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SOC312 Chapter 9.docx

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University of Toronto St. George
Brent Berry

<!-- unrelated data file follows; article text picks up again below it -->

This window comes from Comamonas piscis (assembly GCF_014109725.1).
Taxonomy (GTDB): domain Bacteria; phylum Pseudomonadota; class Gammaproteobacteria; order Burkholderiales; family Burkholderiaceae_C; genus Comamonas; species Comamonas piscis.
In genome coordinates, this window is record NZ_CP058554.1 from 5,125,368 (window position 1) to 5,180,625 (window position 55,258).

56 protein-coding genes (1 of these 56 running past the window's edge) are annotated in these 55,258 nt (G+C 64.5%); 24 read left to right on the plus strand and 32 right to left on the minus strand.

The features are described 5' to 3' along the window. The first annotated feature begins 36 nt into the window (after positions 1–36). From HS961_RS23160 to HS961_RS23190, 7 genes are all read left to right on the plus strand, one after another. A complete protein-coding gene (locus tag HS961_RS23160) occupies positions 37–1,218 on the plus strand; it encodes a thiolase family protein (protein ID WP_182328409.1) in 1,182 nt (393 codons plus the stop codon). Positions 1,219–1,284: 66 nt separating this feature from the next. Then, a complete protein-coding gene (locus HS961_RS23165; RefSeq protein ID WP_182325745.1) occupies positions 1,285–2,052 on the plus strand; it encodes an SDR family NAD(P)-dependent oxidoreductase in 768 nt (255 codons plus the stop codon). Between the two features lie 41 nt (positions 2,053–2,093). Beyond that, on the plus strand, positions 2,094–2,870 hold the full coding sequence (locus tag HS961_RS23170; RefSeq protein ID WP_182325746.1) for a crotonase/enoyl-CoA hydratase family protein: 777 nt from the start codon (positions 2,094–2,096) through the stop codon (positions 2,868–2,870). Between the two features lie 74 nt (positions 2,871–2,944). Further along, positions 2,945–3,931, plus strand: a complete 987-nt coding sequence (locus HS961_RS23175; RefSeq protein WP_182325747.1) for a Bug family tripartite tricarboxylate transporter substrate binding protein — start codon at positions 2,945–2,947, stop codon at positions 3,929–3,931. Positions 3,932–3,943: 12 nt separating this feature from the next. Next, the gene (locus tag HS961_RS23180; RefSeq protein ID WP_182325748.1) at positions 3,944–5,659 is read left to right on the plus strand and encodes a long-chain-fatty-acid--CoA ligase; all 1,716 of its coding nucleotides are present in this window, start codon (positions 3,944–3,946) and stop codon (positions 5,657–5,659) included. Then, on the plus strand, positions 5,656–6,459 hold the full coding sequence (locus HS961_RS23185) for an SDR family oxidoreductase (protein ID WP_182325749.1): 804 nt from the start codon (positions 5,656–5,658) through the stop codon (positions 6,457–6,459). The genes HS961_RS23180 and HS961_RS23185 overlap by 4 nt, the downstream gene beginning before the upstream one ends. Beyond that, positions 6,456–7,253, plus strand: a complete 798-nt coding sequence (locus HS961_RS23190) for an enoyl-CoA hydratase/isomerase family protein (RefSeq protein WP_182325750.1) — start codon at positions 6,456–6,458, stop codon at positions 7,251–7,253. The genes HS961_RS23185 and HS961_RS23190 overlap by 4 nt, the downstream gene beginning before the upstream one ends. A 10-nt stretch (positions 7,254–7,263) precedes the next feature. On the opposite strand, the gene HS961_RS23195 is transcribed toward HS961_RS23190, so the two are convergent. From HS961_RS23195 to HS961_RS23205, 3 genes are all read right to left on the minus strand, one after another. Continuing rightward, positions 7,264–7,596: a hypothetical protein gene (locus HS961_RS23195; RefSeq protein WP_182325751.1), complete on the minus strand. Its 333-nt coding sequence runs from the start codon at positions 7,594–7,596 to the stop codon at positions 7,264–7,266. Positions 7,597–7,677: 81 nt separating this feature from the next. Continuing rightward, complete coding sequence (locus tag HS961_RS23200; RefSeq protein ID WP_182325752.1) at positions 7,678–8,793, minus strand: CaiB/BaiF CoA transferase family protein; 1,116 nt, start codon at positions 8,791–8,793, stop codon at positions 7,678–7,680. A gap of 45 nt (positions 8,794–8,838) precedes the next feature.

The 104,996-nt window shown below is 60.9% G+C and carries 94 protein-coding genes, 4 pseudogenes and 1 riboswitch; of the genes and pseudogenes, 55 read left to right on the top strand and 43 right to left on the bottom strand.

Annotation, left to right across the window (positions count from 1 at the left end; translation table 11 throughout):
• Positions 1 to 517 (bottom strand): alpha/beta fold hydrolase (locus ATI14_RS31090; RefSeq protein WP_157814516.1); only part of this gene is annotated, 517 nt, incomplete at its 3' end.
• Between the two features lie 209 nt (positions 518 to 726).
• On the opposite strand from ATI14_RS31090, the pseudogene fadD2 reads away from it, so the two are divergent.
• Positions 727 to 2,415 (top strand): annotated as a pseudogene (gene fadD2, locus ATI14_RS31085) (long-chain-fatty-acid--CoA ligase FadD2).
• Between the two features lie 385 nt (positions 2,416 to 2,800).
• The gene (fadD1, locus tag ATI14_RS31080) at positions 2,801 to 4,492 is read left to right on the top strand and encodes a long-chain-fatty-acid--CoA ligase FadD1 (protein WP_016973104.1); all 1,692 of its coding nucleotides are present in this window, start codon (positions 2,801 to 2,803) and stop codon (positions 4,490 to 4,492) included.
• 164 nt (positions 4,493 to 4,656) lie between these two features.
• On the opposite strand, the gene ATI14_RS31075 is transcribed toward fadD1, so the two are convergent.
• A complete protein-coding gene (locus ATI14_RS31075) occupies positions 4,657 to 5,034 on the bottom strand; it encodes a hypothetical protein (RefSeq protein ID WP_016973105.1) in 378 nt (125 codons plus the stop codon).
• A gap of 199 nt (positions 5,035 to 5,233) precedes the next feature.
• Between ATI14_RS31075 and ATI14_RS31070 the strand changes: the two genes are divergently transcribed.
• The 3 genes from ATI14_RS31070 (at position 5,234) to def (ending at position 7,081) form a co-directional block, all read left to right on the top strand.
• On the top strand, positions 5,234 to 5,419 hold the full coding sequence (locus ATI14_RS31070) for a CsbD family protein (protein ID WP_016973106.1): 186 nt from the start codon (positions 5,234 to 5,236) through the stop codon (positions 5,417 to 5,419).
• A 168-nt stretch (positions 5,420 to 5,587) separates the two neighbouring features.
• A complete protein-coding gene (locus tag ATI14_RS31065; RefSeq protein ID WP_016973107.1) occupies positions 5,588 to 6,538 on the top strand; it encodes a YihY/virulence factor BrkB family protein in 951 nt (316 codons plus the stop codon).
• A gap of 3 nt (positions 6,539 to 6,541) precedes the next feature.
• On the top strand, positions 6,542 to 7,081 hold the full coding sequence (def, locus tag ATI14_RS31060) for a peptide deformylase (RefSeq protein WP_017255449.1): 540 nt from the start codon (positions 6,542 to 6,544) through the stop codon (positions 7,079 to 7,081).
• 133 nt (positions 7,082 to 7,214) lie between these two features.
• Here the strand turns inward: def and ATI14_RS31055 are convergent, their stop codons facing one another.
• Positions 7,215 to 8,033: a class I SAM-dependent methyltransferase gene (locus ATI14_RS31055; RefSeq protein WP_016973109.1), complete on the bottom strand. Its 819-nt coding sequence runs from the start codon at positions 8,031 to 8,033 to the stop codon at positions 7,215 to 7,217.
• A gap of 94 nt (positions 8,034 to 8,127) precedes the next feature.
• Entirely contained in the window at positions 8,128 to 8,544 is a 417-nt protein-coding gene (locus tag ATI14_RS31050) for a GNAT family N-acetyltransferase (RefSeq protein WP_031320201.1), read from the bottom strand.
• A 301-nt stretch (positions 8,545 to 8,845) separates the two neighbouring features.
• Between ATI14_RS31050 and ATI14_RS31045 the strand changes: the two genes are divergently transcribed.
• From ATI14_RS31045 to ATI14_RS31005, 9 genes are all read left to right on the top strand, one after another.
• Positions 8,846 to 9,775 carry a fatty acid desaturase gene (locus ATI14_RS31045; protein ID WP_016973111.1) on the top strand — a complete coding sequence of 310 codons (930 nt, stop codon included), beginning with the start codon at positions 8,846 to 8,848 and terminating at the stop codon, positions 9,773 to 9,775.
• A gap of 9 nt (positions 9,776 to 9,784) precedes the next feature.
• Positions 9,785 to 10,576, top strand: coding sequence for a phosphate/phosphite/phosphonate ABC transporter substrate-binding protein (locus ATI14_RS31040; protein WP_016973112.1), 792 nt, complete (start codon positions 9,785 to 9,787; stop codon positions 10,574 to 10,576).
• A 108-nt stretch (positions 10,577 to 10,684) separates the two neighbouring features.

SOC312: Chapter 9 International Migration The Complex Nature of International Migration  International migrants represents 3% world’s population  Migration represents a responses to ‘push’ and ‘pull’ factors in countries of origin and destination  Internal migration  decision to emigrate made on basis of rational cost-benefit principles Basic Concepts  International migration: The movement of people across national borders; these peoples are called immigrants by the receiving country Classification of International migrants:  Citizens (returning migrants) and foreigners  Foreigners: o Returning ethnics  persons who are admitted by a country other than their own because of their historical, ethnic or other ties with that country o Migrants with the right to free movement because of agreement or treaty between their state of citizenship and the state they reside in o Foreigners admitted for special purposes  Ex. foreign students, foreign trainees, foreign retirees, settlers (PR or immigrants, become naturalized once min requirements have been met) o Migrant workers:  Ex. seasonal migrant workers, project-tied migrant workers, contract, temporary migrant workers, established migrant workers, highly skilled migrant workers o Economic Migration  Ex. business travellers, immigrating investors o Asylum migration  Ex. refugees, persons admitted for humanitarian reasons, asylum seekers, persons granted temporary protected status, persons grated stay of deportation o Irregular migrants o Migrants for family reunification The Canadian immigrant system:  2 ways for foreigners to legally enter Canada: o Permanent residence status  Family class (people with close relatives in Canada)  Must be sponsored by Canadian citizen or PR  Independents (skilled workers and investors/entrepreneurs)  Must pass a point based test  Investors  min investment in a Canadian business  Refugees  Under qualifications of UN Convention are always admitted, and those that don’t qualify may still be admitted on humanitarian grounds o Temporary residence status (students, refugee claimants, temporary workers)  Under refugees, there are: o Government-assisted refugees  Selected abroad o Privately sponsored refugees  Selected abroad o Asylum seekers  First arrive in country and then claim refugee status Data Sources and Basic Measures  Data can be collected from administrative records + census  Edmonston and Michalowsky identify 5 classes of international migration data: 1. Statistics collected at points where people move across international borders (border crossings, seaports, airports) 2. Statistics regarding passports and applications for passports, visas, work permits and other documents for international migration 3. Statistics obtained through population registers a. Most countries don’t have one 4. Statistics obtained from censuses or periodic national population surveys 5. Statistics collected through various special or periodic inquiries  Census  most accessible data source doesn’t distinguish between different categories of immigrants (or identify the legal status of immigrants)  Numbers of illegal migrants are estimated through indirect methods based on a combo of data sources Estimating International migration Vital Statistics Method:  Net international migration= difference between two population counts from two censuses minus difference between the number of births and deaths that occurred in the interval  Europe, NA and Oceania experienced net migratory gains, developing regions lost more population than they gained through migration  Limitations: o All this data can tell us is the net balance of migration o We don’t know whether net balance of 0 means equal number of immigrants and emigrants or no migration at all Residual Method of Estimating Emigration:  Uses population data from two successive censuses, plus the numbers of births, deaths, and persons entering the country in the interval between the two censuses Migration in History: An Overview  Diamond’s interpretation of the prehistoric migratory experience of Homo  moved out of Africa, first to Middle East and parts of Southeast Asia, to Europe, NA, northern Asia, Alaska, S. America, Caribbean  Quest for expanding territory through war, conquest, persecution  migration and also quest for food  Ongoing exploration and colonization led to new migrations  trade and commerce helped to spread knowledge and skills across civilizations  Immigration history since beginning of ‘modern era’ (around year 1500) to now can be divided into 4 distinct phases 1. Mercantile Period (1500-1800) a. European colonization of the New World: Americas, parts of Africa, Asia, and Oceania b. Emigrants were agrarian settlers (largely), administrators and artisans (smaller), and even smaller number of entrepreneurs who established plantations to produce raw materials for Europe’s growing mercantile economies c. Rise of plantations  need outside source of cheap labour, started slave trade 2. Industrial Period (1800-1914) a. New World nations wanted European migrants b. 60 million Europeans settled in Americas c. Increased pop pressures in Europe and relatively low wages were some forces d. Economic prosperity of New World was a strong ‘pull’ factor e. Industrial Revolution  destabilized Europe’s rural economies, many left to seek opportunities overseas  encouraged family to join (social networking) f. Emigration rates fell sharply before WW1 (because wages = living conditions in Europe began to catch up with those in the New World) 3. Period of limited migration between WW1, WW2 (1914-1918, 1939-1945) a. Major receiving countries believed nationals should have priority access to whatever work was available b. More stricter legal restrictions on immigration 4. Post-industrial period (since 1960’s) a. 2 ndriods (1945-70)  West needed migrant labour to rebuild economies b. 2 Period (1973-)  severe oil shortage sparked major recession. Led to: i. Changes in global investment patterns ii. Micro-electronic revolution iii. Erosion of traditional skilled manual occupations iv. Expansion of service sector v. Growth of informal sectors vi. Casualization of employment (increasing part time work and less secure employment conditions) vii. Increased differentiation of labour forces on gender, age, ethnicity c. Countries exported manufacturing operations to developing countries d. Immigration intensified dramatically due to globalization th  Major features of international migration since late 20 Century: o Migration has become a global process o Volume and pace of international migration have reached unprecedented levels o Migration has become increasingly di